Double deckers

Many of you ask what life is like in Kenya. Normally, life is great.  The people are wonderful, the scenery beautiful and life in the Imara Girls’ Home is always an adventure. Everything is going along amazingly well and then something that should be easy becomes a big, fat, hairy deal. Enter the double deckers or bunk beds as we would call them in the USA. I need four bunk beds and eight mattresses, easy, right? WRONG!

Three weeks ago I ordered 4 bunk beds.  I was so excited! Getting bunks made having girls actually in the home seem so much closer.  The fundi (carpenter) promised and promised and promised that the bunks would be finished 10 days later.  The following week I arranged for a pickup truck and went to pick up my bunks, but as you may have guessed they were not ready. Since I had already hired the truck I went (slightly annoyed) to pick up the mattresses instead.

We visited the fundi 4 times over the next 2 days. Each time they promised that it would be just 20 more minutes, 20 REALLY LONG minutes.

Two days later I sent Reuben and Andrea to get the beds since I was on a trip to Dol Dol.  They hauled them home after a slightly difficult time getting them loaded.  When they got them home, they realized that instead of making the bunks 3ft x 6ft, like I ordered; they made the bunks 3.5ft x 6ft. God bless Andrea, who “discussed” the problem with them for 30 minutes to no avail. I went that evening to speak with them and no amount of arguing could get them to fix the bunks. Of course they were willing to fix them if I paid them more. I also realized that they did not make the ladders (which they said they never agreed to do). I asked to see the manager, but he was conveniently not close enough to come by.   They had their money and that was all they cared about.

I have to stop and take a deep breath here.  Even now.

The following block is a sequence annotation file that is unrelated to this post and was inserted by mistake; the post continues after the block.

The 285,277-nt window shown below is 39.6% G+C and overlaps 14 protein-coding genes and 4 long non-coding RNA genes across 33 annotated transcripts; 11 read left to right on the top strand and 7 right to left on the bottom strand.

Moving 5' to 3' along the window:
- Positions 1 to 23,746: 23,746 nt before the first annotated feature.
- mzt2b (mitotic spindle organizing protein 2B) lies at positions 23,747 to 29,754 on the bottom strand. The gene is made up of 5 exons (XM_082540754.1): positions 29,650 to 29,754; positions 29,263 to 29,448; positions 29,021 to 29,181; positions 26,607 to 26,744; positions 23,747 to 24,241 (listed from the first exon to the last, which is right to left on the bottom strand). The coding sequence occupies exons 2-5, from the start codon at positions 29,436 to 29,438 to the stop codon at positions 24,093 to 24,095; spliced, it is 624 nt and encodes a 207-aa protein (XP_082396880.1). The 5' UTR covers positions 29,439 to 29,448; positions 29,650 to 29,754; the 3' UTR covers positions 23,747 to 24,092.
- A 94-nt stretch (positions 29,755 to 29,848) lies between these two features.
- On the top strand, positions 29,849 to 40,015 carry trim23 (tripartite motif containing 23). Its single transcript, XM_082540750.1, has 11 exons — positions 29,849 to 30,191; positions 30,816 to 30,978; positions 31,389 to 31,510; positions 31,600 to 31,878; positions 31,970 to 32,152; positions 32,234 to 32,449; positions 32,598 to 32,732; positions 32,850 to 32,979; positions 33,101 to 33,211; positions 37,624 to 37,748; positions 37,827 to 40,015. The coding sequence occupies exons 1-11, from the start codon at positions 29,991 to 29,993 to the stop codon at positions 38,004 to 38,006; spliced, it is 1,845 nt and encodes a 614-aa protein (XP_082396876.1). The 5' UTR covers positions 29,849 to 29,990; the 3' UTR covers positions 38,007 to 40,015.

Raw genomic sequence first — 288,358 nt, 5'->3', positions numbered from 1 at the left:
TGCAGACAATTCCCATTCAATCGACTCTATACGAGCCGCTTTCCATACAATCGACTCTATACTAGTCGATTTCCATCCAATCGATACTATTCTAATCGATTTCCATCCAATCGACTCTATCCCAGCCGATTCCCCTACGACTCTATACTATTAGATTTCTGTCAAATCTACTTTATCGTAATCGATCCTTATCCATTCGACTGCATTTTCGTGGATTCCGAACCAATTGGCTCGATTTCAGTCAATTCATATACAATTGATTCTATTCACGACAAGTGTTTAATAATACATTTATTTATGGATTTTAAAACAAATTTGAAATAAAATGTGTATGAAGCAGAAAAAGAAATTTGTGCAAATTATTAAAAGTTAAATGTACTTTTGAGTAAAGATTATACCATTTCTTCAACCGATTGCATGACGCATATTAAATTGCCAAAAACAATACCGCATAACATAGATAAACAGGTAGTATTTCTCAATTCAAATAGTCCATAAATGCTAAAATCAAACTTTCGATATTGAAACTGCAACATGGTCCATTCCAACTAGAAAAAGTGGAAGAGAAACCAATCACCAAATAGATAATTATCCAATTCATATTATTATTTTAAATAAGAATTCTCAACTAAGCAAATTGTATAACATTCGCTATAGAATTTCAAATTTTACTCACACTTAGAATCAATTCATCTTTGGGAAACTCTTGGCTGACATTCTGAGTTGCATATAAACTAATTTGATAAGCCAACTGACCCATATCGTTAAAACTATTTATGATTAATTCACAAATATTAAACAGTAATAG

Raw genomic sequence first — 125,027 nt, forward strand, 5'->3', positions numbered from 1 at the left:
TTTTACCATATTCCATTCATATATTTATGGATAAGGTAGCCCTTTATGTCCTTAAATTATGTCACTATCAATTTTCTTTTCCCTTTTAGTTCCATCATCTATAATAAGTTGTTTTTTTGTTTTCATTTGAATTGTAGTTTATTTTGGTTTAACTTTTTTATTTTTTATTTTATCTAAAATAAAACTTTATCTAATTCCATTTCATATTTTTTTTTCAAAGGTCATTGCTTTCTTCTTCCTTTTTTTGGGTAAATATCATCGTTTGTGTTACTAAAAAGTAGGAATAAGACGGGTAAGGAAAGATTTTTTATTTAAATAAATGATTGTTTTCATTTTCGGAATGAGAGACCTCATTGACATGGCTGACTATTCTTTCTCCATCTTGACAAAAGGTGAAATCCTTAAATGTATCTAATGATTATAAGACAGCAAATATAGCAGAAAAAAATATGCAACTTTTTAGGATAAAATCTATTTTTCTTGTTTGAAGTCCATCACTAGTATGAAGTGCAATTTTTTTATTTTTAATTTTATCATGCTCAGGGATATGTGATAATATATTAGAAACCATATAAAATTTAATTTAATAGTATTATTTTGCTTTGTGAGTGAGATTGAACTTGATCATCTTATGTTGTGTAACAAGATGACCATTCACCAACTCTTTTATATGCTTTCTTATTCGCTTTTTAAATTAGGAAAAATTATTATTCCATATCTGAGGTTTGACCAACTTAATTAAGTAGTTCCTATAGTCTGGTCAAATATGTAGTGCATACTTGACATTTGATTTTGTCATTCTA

So where does that leave me? I have 8 beds that are 3.5 by 6 and 8 mattresses that are 3 by 6. SIGH! I can return the mattresses and get the larger ones at a much higher price. I did finally get them to admit they said they would build the ladders so at least the girls can get into their beds.

I can’t even tell you how annoyed this makes me. In fact, it makes me mad just writing about it. I have to stop myself and take a deep breath and remember that this is a different culture and that God promises that all things will work together for good for those who love him and are called according to his purposes.

We are still working on creative solutions for the extra 6 inches.  I am still working on getting over being totally annoyed and I haven’t even told you about the table mishap. What should have taken just a few days is now stretching into three weeks, 10 trips to the fundi and a situation that is still not solved.  In the big picture, does it matter? Maybe and maybe not.  What does matter is how will I respond and will I take the opportunity to learn from this.

The Apostle Paul writes: Therefore, since we have been justified through faith, we have peace with God through our Lord Jesus Christ, through whom we have gained access by faith into this grace in which we now stand. And we boast in the hope of the glory of God. Not only so, but we also glory in our sufferings, because we know that suffering produces perseverance;  perseverance, character; and character, hope. And hope does not put us to shame, because God’s love has been poured out into our hearts through the Holy Spirit, who has been given to us.

Next time you see me I may have gray hair, but I pray that I am also full of HOPE because I have persevered and God’s love has been poured into my heart and that the bunk problem has been all sorted out.